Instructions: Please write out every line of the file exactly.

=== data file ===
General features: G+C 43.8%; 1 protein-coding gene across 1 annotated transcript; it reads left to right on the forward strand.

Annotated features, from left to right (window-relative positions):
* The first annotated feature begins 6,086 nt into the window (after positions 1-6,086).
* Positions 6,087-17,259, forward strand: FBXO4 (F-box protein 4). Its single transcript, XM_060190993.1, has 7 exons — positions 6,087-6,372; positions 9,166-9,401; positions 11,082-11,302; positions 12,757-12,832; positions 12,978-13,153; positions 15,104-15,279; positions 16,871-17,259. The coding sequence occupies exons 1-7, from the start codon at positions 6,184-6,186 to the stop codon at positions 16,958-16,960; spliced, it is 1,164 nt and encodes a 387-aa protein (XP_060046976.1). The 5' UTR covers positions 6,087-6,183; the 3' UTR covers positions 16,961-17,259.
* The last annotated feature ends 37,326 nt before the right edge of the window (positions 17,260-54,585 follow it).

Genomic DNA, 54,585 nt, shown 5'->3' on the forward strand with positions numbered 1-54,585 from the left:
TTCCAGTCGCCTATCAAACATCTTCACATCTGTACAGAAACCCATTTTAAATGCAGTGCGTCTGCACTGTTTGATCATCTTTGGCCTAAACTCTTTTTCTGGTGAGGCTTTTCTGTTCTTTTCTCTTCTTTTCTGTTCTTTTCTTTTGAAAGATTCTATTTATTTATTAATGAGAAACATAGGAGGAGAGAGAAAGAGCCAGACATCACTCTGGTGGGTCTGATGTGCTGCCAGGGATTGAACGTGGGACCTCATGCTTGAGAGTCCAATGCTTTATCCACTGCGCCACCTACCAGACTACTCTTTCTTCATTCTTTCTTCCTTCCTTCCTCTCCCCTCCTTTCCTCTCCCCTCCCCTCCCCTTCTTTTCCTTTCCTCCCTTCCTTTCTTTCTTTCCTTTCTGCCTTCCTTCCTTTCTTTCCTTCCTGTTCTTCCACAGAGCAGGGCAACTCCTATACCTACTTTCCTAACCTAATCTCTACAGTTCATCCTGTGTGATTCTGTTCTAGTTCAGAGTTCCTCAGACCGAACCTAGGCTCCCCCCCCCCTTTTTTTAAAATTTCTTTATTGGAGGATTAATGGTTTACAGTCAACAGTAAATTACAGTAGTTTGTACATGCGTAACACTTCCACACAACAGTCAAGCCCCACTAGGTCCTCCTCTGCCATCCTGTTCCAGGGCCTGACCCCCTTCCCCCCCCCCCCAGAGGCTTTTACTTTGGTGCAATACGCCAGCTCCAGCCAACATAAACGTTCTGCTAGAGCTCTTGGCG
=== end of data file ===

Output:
General features: G+C 43.8%; 1 protein-coding gene across 1 annotated transcript; it reads left to right on the forward strand.

Annotated features, from left to right (window-relative positions):
* The first annotated feature begins 6,086 nt into the window (after positions 1-6,086).
* Positions 6,087-17,259, forward strand: FBXO4 (F-box protein 4). Its single transcript, XM_060190993.1, has 7 exons — positions 6,087-6,372; positions 9,166-9,401; positions 11,082-11,302; positions 12,757-12,832; positions 12,978-13,153; positions 15,104-15,279; positions 16,871-17,259. The coding sequence occupies exons 1-7, from the start codon at positions 6,184-6,186 to the stop codon at positions 16,958-16,960; spliced, it is 1,164 nt and encodes a 387-aa protein (XP_060046976.1). The 5' UTR covers positions 6,087-6,183; the 3' UTR covers positions 16,961-17,259.
* The last annotated feature ends 37,326 nt before the right edge of the window (positions 17,260-54,585 follow it).

Genomic DNA, 54,585 nt, shown 5'->3' on the forward strand with positions numbered 1-54,585 from the left:
TTCCAGTCGCCTATCAAACATCTTCACATCTGTACAGAAACCCATTTTAAATGCAGTGCGTCTGCACTGTTTGATCATCTTTGGCCTAAACTCTTTTTCTGGTGAGGCTTTTCTGTTCTTTTCTCTTCTTTTCTGTTCTTTTCTTTTGAAAGATTCTATTTATTTATTAATGAGAAACATAGGAGGAGAGAGAAAGAGCCAGACATCACTCTGGTGGGTCTGATGTGCTGCCAGGGATTGAACGTGGGACCTCATGCTTGAGAGTCCAATGCTTTATCCACTGCGCCACCTACCAGACTACTCTTTCTTCATTCTTTCTTCCTTCCTTCCTCTCCCCTCCTTTCCTCTCCCCTCCCCTCCCCTTCTTTTCCTTTCCTCCCTTCCTTTCTTTCTTTCCTTTCTGCCTTCCTTCCTTTCTTTCCTTCCTGTTCTTCCACAGAGCAGGGCAACTCCTATACCTACTTTCCTAACCTAATCTCTACAGTTCATCCTGTGTGATTCTGTTCTAGTTCAGAGTTCCTCAGACCGAACCTAGGCTCCCCCCCCCCTTTTTTTAAAATTTCTTTATTGGAGGATTAATGGTTTACAGTCAACAGTAAATTACAGTAGTTTGTACATGCGTAACACTTCCACACAACAGTCAAGCCCCACTAGGTCCTCCTCTGCCATCCTGTTCCAGGGCCTGACCCCCTTCCCCCCCCCCCCAGAGGCTTTTACTTTGGTGCAATACGCCAGCTCCAGCCAACATAAACGTTCTGCTAGAGCTCTTGGCG